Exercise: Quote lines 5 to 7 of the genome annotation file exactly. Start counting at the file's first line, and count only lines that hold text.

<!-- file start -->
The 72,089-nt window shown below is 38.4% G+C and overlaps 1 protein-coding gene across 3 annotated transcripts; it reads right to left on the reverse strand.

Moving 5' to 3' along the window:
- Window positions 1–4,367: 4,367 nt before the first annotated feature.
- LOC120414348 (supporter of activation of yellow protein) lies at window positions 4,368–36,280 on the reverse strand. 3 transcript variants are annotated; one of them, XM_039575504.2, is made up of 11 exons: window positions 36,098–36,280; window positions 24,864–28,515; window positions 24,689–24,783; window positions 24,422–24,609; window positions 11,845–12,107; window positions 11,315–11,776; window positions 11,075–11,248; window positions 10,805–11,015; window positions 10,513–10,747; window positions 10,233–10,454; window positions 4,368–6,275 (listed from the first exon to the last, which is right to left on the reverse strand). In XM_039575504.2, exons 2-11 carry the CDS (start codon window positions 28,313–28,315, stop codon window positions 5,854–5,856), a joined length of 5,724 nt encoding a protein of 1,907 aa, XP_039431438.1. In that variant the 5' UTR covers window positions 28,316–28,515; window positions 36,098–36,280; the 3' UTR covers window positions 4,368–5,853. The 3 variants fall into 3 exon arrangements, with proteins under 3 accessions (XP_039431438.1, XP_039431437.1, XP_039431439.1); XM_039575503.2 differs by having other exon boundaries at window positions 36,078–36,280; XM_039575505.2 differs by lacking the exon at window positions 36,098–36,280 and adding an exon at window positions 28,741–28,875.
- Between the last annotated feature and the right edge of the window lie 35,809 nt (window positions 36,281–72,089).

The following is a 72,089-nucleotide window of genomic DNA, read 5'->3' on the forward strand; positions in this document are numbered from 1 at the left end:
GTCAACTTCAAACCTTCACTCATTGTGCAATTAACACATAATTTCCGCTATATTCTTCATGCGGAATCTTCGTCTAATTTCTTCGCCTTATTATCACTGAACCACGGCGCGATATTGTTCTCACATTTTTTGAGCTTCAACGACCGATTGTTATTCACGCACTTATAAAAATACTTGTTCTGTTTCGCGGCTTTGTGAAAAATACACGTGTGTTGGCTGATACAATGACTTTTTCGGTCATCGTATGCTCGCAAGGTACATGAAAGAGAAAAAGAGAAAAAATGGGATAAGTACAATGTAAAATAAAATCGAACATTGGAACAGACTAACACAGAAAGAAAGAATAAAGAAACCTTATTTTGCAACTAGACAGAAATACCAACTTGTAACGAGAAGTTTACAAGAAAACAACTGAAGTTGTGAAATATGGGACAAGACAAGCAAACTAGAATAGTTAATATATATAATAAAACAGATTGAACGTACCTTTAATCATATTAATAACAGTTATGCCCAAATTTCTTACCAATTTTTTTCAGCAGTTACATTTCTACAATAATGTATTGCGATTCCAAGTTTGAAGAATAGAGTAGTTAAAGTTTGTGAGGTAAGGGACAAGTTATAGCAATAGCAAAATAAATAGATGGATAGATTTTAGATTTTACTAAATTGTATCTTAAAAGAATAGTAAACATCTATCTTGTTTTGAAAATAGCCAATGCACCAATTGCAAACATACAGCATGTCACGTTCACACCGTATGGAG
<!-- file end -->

- Between the last annotated feature and the right edge of the window lie 35,809 nt (window positions 36,281–72,089).

The following is a 72,089-nucleotide window of genomic DNA, read 5'->3' on the forward strand; positions in this document are numbered from 1 at the left end:
GTCAACTTCAAACCTTCACTCATTGTGCAATTAACACATAATTTCCGCTATATTCTTCATGCGGAATCTTCGTCTAATTTCTTCGCCTTATTATCACTGAACCACGGCGCGATATTGTTCTCACATTTTTTGAGCTTCAACGACCGATTGTTATTCACGCACTTATAAAAATACTTGTTCTGTTTCGCGGCTTTGTGAAAAATACACGTGTGTTGGCTGATACAATGACTTTTTCGGTCATCGTATGCTCGCAAGGTACATGAAAGAGAAAAAGAGAAAAAATGGGATAAGTACAATGTAAAATAAAATCGAACATTGGAACAGACTAACACAGAAAGAAAGAATAAAGAAACCTTATTTTGCAACTAGACAGAAATACCAACTTGTAACGAGAAGTTTACAAGAAAACAACTGAAGTTGTGAAATATGGGACAAGACAAGCAAACTAGAATAGTTAATATATATAATAAAACAGATTGAACGTACCTTTAATCATATTAATAACAGTTATGCCCAAATTTCTTACCAATTTTTTTCAGCAGTTACATTTCTACAATAATGTATTGCGATTCCAAGTTTGAAGAATAGAGTAGTTAAAGTTTGTGAGGTAAGGGACAAGTTATAGCAATAGCAAAATAAATAGATGGATAGATTTTAGATTTTACTAAATTGTATCTTAAAAGAATAGTAAACATCTATCTTGTTTTGAAAATAGCCAATGCACCAATTGCAAACATACAGCATGTCACGTTCACACCGTATGGAG